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Direct selling industry to touch Rs 5,000 cr

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The in Indian is anticipated to touch Rs 5,000 crore by 2012-2013, provided interest of legitimate direct selling companies are taken care of.

Amarjit Ubhi, chairman, Indian Direct Selling Association (IDSA) revealed, the direct selling industry reached a annual turnover of Rs 3,300 crore in 2009, showing a growth of 15 per cent annually.

is the Indian counterpart of the Washington-based World Federation of Direct Selling Associations (WFDSA), which regulates, strengthens and promotes direct selling in over 59 countries. Formed in 1996, IDSA at present has 18 members in India.

Sharing the growth of Direct selling industry in India, Ubhi said the Industry turnover which was Rs 2,315 crore in 2006 was, has now touched Rs 3,300 crore.

According to IDSA officials, the downturn resulting in job cuts may have provided people an opportunity to scout for alternative options and direct selling industry indeed was one of the beneficiaries of that.

Another attractive feature of the direct selling industry was low investments commensurating greater returns, has the potential to become the driver of entrepreneurial opportunity in the country.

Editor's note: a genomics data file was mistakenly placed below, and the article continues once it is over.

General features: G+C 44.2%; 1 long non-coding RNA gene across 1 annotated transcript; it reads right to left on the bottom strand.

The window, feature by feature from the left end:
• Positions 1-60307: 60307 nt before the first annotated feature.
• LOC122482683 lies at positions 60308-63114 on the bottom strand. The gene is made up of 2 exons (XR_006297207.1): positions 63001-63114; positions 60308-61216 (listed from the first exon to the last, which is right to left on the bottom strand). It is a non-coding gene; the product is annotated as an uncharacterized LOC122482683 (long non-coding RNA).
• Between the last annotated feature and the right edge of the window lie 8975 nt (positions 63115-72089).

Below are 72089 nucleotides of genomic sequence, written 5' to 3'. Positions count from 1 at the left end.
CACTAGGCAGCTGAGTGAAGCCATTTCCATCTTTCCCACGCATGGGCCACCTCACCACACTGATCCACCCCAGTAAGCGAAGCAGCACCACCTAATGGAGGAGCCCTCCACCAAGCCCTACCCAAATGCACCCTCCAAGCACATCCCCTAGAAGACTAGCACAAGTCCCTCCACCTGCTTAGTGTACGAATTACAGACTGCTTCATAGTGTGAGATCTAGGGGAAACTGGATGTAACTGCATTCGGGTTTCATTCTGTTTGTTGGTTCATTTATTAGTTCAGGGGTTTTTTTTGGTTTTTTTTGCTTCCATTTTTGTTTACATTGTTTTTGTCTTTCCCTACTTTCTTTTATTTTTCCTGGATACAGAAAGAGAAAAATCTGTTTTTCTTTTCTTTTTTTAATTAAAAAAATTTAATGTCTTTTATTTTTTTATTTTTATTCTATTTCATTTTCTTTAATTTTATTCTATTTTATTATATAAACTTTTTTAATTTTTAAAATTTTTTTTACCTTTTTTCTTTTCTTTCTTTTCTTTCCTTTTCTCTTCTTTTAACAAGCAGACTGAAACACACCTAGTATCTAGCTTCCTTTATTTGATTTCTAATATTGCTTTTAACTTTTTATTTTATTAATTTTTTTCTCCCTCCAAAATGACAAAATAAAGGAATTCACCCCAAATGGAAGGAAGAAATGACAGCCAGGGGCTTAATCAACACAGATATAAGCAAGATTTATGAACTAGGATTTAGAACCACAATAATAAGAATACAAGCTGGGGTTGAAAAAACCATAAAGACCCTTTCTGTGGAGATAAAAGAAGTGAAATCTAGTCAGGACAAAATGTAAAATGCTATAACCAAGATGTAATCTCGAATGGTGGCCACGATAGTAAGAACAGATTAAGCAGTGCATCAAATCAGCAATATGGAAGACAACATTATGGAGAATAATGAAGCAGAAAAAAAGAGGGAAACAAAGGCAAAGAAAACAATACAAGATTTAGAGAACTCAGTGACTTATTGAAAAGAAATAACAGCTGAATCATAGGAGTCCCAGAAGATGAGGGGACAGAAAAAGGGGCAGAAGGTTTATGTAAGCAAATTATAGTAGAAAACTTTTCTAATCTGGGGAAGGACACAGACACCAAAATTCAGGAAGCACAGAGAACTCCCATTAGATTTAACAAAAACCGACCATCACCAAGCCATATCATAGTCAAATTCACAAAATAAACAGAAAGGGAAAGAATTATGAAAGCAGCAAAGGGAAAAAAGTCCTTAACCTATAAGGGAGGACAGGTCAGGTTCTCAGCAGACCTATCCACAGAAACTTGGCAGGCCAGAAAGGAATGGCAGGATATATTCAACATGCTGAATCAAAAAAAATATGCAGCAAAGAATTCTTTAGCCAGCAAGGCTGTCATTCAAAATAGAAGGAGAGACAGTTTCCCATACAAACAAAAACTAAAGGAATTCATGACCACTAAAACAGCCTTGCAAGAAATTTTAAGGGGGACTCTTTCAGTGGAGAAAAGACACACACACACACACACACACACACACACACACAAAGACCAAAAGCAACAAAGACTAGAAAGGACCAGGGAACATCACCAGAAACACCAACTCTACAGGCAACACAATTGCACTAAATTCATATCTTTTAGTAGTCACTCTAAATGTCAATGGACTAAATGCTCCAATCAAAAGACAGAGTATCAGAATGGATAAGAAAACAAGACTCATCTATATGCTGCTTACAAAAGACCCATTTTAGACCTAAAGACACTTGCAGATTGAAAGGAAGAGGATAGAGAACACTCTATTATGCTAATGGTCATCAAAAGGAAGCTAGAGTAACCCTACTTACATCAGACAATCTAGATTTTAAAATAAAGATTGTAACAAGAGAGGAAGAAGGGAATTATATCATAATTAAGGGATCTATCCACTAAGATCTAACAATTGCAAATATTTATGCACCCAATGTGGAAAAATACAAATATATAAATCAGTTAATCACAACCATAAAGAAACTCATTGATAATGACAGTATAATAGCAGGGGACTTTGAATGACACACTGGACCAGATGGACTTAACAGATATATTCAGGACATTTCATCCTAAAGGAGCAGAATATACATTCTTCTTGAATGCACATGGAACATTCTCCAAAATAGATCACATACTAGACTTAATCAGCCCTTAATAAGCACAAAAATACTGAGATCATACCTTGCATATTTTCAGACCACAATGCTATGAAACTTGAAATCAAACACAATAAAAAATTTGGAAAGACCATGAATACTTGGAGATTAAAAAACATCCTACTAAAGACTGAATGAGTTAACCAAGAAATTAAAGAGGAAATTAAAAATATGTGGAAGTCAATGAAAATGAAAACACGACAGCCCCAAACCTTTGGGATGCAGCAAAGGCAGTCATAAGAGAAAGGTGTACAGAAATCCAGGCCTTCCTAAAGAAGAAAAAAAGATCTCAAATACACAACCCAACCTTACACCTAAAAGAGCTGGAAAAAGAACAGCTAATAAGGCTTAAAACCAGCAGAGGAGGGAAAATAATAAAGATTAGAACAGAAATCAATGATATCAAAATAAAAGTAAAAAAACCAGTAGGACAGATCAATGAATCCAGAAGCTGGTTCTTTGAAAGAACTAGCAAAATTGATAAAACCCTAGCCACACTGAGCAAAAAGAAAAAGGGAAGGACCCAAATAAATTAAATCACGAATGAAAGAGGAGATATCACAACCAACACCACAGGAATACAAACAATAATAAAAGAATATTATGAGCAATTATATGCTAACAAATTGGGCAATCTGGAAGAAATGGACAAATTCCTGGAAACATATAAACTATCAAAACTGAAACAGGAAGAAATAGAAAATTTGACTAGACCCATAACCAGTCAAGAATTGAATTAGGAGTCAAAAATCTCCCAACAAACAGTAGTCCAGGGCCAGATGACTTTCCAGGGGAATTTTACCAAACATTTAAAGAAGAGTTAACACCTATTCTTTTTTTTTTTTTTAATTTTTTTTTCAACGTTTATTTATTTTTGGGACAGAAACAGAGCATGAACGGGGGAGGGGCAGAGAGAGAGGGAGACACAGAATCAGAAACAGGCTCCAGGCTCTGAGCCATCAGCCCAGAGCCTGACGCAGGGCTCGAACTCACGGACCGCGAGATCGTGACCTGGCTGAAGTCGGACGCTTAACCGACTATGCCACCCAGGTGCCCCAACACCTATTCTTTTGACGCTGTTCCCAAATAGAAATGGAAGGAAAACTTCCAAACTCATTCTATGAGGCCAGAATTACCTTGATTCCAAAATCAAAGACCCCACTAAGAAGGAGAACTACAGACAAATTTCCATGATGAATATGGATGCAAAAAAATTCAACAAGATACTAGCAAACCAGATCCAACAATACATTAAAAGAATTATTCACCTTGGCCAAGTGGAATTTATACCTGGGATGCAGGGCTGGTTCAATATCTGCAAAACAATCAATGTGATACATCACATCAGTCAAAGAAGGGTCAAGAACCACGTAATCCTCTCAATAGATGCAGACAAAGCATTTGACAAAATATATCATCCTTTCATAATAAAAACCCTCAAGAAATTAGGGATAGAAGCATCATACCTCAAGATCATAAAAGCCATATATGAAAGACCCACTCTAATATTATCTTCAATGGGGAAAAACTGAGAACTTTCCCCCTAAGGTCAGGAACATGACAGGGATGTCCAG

Ubhi added, among cities, metros (comprising the top eight cities in the in the country) contribute 57 per cent of the overall revenues of IDSA member companies. Tier-I cities contribute 29 per cent and tier-II cities the balance 14 per cent. However, tier-I and tier-II cities have recorded faster growth than the metros.

The Direct Selling is estimated to be worth Rs 10,000 crore industry worldwide with 3,500 companies involved in the business. But in India, the industry is still in nascent stage with just 18 companies, enrolled as part of IDSA.

Ubhi stressed on the need for a regulatory framework governing the direct selling industry in India and its importance to harness the potential of the sector to provide transparency.

According to IDSA, Direct Selling Industry in India contributed Rs 370 crore to the government exchequer and as such there was need to regulate the industry to provide it congenial environment to nurture.

Ubhi stressed, “The concern of increasing numbers of fraudulent schemes and fly-by-night companies makes the demand for an appropriate operational regulatory framework all the more pressing. This will not only protect the interests of legitimate direct selling companies but also that of the consumers at large.”

He underlined the fact that “Direct selling companies from USA, Europe and South East Asia are eying Indian potential. Newer products and services are ready to enter the Indian market and regulatory framework will definitely hasten the whole process.”

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